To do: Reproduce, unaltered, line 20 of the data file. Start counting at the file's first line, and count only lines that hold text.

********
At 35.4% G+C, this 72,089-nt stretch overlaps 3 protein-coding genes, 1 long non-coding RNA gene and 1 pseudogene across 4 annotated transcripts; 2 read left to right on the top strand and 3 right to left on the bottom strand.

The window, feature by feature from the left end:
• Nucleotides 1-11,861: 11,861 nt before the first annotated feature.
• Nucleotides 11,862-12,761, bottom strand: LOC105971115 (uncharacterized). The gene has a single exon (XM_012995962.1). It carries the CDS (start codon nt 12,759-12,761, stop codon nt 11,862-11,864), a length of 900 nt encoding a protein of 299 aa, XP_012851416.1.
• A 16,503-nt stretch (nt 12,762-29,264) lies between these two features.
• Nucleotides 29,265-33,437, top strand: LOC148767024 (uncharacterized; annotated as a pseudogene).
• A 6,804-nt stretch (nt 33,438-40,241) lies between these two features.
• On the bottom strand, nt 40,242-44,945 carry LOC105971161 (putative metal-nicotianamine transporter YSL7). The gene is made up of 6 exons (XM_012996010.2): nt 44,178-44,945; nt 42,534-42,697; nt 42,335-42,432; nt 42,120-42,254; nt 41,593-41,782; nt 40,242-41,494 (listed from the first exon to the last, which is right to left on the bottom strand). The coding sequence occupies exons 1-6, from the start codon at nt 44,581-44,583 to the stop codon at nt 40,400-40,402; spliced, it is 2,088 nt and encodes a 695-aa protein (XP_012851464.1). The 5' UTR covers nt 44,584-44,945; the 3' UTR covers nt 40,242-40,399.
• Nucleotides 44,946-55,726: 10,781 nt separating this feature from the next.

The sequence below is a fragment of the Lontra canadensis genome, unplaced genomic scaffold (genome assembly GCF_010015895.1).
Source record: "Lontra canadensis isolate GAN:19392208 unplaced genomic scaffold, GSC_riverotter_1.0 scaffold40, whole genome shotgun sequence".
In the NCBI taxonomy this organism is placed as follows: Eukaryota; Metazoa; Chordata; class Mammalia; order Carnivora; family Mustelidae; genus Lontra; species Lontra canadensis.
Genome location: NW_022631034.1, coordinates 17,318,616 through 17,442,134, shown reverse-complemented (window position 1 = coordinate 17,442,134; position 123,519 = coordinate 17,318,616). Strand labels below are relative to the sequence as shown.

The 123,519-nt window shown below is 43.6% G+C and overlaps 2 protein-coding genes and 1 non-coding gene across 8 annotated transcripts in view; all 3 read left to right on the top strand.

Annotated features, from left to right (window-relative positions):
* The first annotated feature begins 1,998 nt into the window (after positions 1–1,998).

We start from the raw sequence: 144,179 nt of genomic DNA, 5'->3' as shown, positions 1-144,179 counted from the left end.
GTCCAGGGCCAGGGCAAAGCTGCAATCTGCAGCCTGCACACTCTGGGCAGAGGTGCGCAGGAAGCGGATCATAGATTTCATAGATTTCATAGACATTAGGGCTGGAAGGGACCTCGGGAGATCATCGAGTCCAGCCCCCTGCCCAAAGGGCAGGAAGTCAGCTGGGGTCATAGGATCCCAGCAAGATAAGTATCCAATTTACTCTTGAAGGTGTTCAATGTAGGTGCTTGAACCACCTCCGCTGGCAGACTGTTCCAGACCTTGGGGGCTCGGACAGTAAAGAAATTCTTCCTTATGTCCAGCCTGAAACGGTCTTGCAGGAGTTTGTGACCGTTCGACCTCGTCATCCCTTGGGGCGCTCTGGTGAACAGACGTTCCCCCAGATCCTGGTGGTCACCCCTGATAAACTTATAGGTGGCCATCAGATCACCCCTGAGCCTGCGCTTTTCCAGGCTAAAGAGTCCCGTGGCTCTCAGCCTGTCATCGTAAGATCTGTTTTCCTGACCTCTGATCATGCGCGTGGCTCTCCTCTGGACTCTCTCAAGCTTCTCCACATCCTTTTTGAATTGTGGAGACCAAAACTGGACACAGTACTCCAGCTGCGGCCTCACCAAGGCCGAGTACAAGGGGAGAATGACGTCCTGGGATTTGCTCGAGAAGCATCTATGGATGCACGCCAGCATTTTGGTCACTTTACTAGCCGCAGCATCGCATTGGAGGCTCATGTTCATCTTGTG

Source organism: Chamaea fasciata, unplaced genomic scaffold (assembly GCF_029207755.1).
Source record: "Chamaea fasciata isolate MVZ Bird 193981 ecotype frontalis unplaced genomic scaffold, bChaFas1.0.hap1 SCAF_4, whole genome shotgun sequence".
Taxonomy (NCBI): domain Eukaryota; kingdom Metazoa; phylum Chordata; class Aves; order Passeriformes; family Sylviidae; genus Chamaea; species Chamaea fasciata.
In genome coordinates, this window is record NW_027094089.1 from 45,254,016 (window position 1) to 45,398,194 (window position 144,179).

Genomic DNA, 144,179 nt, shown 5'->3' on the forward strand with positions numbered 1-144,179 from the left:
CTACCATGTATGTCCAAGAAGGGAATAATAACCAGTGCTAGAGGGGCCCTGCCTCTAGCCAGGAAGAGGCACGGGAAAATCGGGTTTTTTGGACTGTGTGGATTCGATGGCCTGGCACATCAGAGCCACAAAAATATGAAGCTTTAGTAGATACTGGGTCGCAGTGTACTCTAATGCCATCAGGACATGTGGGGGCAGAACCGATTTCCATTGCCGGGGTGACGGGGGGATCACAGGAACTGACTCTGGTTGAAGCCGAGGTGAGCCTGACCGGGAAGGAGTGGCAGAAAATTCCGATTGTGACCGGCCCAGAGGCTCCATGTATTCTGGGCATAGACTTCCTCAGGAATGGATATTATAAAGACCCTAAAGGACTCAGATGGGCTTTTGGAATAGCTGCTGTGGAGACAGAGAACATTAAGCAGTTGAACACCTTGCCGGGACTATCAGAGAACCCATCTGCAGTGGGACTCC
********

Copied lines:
Source record: "Chamaea fasciata isolate MVZ Bird 193981 ecotype frontalis unplaced genomic scaffold, bChaFas1.0.hap1 SCAF_4, whole genome shotgun sequence".